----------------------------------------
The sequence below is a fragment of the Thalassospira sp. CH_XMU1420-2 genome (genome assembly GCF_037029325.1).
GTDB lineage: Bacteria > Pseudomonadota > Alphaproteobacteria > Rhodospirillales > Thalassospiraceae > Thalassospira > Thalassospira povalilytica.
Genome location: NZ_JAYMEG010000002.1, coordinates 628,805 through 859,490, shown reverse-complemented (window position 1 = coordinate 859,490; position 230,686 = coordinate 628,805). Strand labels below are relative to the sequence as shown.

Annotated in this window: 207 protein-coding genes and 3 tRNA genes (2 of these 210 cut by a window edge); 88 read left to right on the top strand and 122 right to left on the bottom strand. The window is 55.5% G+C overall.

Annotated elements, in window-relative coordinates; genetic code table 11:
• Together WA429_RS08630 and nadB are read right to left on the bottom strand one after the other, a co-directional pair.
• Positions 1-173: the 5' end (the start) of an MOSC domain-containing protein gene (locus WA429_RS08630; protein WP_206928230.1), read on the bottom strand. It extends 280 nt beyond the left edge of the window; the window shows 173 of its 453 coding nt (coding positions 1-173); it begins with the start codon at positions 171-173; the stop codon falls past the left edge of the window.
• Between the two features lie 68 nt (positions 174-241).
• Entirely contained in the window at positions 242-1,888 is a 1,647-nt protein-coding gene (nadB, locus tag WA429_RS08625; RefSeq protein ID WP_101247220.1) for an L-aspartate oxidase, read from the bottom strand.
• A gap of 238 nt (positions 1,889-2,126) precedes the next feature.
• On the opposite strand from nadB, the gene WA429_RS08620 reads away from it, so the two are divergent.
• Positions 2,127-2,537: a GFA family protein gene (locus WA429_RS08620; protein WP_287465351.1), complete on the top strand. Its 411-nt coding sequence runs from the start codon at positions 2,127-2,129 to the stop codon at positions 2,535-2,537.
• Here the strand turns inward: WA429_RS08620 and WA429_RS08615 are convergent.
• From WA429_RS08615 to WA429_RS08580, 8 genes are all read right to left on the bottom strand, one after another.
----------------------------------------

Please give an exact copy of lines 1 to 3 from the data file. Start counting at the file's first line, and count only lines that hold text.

The sequence below is a fragment of the Thalassospira sp. CH_XMU1420-2 genome (genome assembly GCF_037029325.1).
GTDB lineage: Bacteria > Pseudomonadota > Alphaproteobacteria > Rhodospirillales > Thalassospiraceae > Thalassospira > Thalassospira povalilytica.
Genome location: NZ_JAYMEG010000002.1, coordinates 628,805 through 859,490, shown reverse-complemented (window position 1 = coordinate 859,490; position 230,686 = coordinate 628,805). Strand labels below are relative to the sequence as shown.